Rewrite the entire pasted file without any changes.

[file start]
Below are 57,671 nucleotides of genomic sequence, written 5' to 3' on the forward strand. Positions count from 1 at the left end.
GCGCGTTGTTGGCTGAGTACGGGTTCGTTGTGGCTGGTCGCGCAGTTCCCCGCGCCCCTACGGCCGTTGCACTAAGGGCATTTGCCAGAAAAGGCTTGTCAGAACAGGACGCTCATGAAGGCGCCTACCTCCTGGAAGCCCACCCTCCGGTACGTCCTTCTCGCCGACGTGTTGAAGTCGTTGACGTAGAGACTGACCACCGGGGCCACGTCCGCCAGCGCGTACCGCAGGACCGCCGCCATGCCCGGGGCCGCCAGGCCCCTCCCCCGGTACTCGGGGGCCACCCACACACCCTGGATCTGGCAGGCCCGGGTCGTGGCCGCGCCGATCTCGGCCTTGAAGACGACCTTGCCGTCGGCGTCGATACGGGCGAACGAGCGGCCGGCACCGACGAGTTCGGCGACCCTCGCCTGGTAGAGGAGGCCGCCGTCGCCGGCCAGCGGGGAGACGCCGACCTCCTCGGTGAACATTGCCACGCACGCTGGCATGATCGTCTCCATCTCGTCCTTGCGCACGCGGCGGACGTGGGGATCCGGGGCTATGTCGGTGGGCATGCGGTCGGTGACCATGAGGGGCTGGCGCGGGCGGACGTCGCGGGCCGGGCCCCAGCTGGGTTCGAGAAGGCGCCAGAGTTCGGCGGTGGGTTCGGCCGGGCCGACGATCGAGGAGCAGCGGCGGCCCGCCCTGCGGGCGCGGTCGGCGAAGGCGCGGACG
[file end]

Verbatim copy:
Below are 57,671 nucleotides of genomic sequence, written 5' to 3' on the forward strand. Positions count from 1 at the left end.
GCGCGTTGTTGGCTGAGTACGGGTTCGTTGTGGCTGGTCGCGCAGTTCCCCGCGCCCCTACGGCCGTTGCACTAAGGGCATTTGCCAGAAAAGGCTTGTCAGAACAGGACGCTCATGAAGGCGCCTACCTCCTGGAAGCCCACCCTCCGGTACGTCCTTCTCGCCGACGTGTTGAAGTCGTTGACGTAGAGACTGACCACCGGGGCCACGTCCGCCAGCGCGTACCGCAGGACCGCCGCCATGCCCGGGGCCGCCAGGCCCCTCCCCCGGTACTCGGGGGCCACCCACACACCCTGGATCTGGCAGGCCCGGGTCGTGGCCGCGCCGATCTCGGCCTTGAAGACGACCTTGCCGTCGGCGTCGATACGGGCGAACGAGCGGCCGGCACCGACGAGTTCGGCGACCCTCGCCTGGTAGAGGAGGCCGCCGTCGCCGGCCAGCGGGGAGACGCCGACCTCCTCGGTGAACATTGCCACGCACGCTGGCATGATCGTCTCCATCTCGTCCTTGCGCACGCGGCGGACGTGGGGATCCGGGGCTATGTCGGTGGGCATGCGGTCGGTGACCATGAGGGGCTGGCGCGGGCGGACGTCGCGGGCCGGGCCCCAGCTGGGTTCGAGAAGGCGCCAGAGTTCGGCGGTGGGTTCGGCCGGGCCGACGATCGAGGAGCAGCGGCGGCCCGCCCTGCGGGCGCGGTCGGCGAAGGCGCGGACG